Egypt kills 36 terrorists, arrests 345 suspects

Above, smoke billows following an explosion in the north of the Sinai Peninsula. Egypt has been battling militants for years. (AFP)
Updated 20 March 2018
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Egypt kills 36 terrorists, arrests 345 suspects

CAIRO: Egypt’s military said Monday that 36 militants, an officer and three soldiers were killed over five days during a sweeping operation against Daesh militants in the Sinai.
The army launched the campaign on Feb. 9 after Egyptian President Abdel Fattah El-Sisi, who is standing in elections this month for a second term, gave it a three-month deadline to crush Daesh in the Sinai.
Security forces “eliminated 30 armed takfiri elements during a shootout with raiding forces” in the northern and central Sinai Peninsula, the military said in a statement.
A police shootout also left six “takfiri elements” dead and destroyed “an extremely dangerous terrorist cell,” it added.
Over the past five days, soldiers also arrested 345 people “including a number of extremely dangerous takfiri elements and fugitives,” it said.
An officer and three soldiers were killed in the fighting, while three officers and five soldiers were injured, it said.
El-Sisi issued his ultimatum in November after suspected Daesh gunmen massacred more than 300 worshippers at a Sinai mosque associated with Sufi Muslim mystics.
Security forces have sought to quell attacks by an Egyptian hard-line group that later declared allegiance to Daesh since the military ousted President Mohamed Morsi in 2013, following mass protests against him.
The group has killed hundreds of soldiers, policemen and civilians, mainly in its North Sinai stronghold but also elsewhere in Egypt.
The militants have also killed scores of Christians in church bombings and shootings.
Daesh claimed the 2015 bombing of a Russian airliner carrying tourists from the South Sinai resort town of Sharm El-Sheikh, which killed all 224 people on board.


Another Turkish journalist jailed over Gulen links

Ali Unal was chief writer at the now-defunct Zaman newspaper. (Supplied)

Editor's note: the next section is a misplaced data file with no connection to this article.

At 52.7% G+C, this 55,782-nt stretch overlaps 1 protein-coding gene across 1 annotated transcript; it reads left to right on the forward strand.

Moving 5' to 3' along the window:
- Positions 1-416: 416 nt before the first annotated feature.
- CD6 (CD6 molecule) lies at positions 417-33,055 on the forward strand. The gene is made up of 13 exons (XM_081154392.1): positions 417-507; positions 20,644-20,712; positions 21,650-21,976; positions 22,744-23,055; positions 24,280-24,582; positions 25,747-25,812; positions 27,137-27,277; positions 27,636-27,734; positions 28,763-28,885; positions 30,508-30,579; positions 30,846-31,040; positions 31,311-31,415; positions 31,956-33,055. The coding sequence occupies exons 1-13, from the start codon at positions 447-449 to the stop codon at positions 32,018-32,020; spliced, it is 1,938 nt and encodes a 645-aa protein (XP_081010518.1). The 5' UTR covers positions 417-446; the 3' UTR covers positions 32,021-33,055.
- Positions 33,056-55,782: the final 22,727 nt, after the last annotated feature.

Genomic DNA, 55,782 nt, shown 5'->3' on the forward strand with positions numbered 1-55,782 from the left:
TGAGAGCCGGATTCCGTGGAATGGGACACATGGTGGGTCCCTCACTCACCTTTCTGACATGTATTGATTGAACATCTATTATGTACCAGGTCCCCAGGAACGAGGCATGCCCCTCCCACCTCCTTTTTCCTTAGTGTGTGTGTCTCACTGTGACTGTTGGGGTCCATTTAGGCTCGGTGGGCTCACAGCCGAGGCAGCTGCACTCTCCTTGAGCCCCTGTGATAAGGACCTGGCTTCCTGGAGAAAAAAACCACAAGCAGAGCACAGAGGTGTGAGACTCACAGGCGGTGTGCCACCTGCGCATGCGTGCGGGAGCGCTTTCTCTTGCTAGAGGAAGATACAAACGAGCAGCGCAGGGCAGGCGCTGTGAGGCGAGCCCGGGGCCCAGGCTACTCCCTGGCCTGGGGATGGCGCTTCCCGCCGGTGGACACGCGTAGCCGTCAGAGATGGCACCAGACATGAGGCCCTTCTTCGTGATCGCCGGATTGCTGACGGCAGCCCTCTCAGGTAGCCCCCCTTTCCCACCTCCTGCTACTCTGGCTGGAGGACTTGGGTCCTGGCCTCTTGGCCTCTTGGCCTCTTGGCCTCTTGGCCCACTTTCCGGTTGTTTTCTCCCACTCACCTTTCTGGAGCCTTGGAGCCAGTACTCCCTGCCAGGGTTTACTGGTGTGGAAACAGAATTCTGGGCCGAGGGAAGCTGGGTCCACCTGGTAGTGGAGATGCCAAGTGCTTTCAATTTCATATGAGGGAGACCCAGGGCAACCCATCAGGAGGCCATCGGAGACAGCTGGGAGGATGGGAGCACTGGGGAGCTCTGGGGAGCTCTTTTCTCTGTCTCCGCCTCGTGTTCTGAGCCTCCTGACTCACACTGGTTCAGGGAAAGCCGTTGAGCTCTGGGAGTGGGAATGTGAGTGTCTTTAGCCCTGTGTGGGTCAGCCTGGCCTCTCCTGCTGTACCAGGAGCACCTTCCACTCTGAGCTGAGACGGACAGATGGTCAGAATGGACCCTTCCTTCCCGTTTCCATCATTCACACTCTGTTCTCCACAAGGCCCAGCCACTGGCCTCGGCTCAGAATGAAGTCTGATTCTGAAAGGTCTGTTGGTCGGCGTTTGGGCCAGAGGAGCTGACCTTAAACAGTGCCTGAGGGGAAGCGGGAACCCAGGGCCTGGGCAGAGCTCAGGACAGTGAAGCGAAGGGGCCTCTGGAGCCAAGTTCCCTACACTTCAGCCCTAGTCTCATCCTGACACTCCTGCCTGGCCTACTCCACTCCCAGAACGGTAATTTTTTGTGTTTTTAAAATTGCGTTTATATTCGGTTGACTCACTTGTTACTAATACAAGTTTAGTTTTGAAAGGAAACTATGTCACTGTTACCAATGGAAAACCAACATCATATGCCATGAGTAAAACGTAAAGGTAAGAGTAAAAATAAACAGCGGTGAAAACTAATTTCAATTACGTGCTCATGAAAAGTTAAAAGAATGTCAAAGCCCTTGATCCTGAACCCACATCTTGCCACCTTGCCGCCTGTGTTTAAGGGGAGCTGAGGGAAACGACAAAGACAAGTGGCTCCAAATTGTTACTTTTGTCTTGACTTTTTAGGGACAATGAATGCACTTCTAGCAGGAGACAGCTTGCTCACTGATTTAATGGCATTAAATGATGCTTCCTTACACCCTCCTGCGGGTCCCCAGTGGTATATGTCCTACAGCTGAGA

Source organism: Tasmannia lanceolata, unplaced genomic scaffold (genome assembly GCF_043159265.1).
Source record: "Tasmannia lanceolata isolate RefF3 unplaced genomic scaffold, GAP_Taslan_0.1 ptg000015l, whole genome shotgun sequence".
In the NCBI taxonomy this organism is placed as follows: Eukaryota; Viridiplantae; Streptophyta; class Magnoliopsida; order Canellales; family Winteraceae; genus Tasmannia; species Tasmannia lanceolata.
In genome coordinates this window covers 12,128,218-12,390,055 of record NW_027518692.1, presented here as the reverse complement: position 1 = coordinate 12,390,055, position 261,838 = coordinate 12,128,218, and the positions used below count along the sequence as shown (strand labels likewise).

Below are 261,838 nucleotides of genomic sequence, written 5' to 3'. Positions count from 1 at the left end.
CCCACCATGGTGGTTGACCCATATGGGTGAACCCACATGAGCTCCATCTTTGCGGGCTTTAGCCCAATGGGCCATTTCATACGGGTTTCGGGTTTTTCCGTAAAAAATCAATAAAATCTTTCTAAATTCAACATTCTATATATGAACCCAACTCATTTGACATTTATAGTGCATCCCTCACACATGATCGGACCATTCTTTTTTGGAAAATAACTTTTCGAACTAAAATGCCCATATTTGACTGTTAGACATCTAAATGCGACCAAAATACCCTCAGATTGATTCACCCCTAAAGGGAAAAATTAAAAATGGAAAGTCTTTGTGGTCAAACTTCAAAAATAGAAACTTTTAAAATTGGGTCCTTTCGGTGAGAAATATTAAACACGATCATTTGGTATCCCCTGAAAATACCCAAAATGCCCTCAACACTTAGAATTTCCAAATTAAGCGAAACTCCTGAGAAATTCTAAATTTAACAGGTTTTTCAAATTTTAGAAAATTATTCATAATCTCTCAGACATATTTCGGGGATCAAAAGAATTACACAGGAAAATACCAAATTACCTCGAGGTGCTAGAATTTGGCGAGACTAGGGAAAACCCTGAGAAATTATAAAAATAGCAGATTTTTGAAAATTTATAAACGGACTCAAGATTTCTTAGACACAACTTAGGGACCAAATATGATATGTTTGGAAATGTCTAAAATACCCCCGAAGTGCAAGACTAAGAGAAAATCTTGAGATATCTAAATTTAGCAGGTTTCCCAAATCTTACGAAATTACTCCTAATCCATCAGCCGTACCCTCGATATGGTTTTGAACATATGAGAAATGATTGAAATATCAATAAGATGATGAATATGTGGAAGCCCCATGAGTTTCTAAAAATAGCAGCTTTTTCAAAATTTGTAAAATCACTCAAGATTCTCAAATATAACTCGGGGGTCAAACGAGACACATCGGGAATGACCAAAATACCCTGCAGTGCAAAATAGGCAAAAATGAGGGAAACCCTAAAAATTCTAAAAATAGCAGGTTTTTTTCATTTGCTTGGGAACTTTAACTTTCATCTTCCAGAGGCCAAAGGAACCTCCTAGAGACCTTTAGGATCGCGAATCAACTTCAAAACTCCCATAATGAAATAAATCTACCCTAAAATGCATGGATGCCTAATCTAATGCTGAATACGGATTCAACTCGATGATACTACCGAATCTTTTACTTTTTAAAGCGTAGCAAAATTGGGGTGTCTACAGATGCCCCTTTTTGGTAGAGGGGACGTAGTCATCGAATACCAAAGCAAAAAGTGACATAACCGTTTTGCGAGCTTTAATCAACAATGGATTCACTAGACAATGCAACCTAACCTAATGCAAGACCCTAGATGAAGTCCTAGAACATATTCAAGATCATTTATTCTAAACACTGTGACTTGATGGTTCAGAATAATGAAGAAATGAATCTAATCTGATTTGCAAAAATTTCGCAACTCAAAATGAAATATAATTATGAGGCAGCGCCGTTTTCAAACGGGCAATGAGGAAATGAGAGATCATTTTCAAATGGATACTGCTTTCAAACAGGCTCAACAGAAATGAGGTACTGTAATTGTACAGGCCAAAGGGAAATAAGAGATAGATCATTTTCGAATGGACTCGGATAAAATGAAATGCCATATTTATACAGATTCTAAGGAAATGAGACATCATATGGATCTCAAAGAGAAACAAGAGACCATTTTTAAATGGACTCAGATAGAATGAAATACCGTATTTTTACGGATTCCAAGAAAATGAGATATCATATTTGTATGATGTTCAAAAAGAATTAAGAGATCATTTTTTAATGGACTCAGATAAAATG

Updated 15 November 2018
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Another Turkish journalist jailed over Gulen links

  • About 250 people were killed in the coup attempt and in the subsequent crackdown, Turkey jailed 77,000 people pending trial

ISTANBUL: A court sentenced Turkish journalist Ali Unal to 19 years in jail on Wednesday on a charge of being a leader in the network accused of carrying out a failed coup in July 2016, the state-owned Anadolu news agency reported.
The ruling followed a sustained crackdown in the wake of the coup attempt, but also came amid steps by the government that appear aimed at improving ties with the US and Europe, strained by the sweeping campaign of arrests.
Unal was chief writer at the now-defunct Zaman newspaper, widely seen as the flagship media outlet for the network of US-based cleric Fethullah Gulen, whom Ankara says orchestrated the attempted putsch. Gulen denies any involvement.
Speaking by video link from jail to the court in the western province of Usak, Unal denied being a founder or leader of the network and denied involvement in the putsch, Anadolu said.
“I have no link with any terrorist organization,” he said, adding that he had spoken five or six times to Gulen and that he was being tried over his writing.
He was sentenced to 19 years and six months for “leading an armed terrorist group.” Six other Zaman journalists were convicted on similar charges in July.
About 250 people were killed in the coup attempt and in the subsequent crackdown, Turkey jailed 77,000 people pending trial. Authorities also sacked or suspended 150,000 civil servants and military personnel and shut down dozens of media outlets.Illustrating the scale of its actions, Foreign Minister Mevlut Cavusoglu said on Wednesday his ministry had dismissed 23 percent of its career personnel over links to Gulen.
Turkish President Recep Tayyip Erdogan has said some journalists helped nurture terrorists with their writing, and that the crackdown is needed to ensure stability in a NATO member bordering Syria, Iraq and Iran. Critics say Erdogan has used the crackdown to muzzle dissent and increase his own power. The European Union, which Turkey aspires to join, has also criticized the crackdown. The verdict came a day after another court threw out the conviction of former Wall Street Journal reporter Ayla Albayrak, annulling a verdict sentencing her to two years in prison in absentia on charges of carrying out propaganda for Kurdish militants.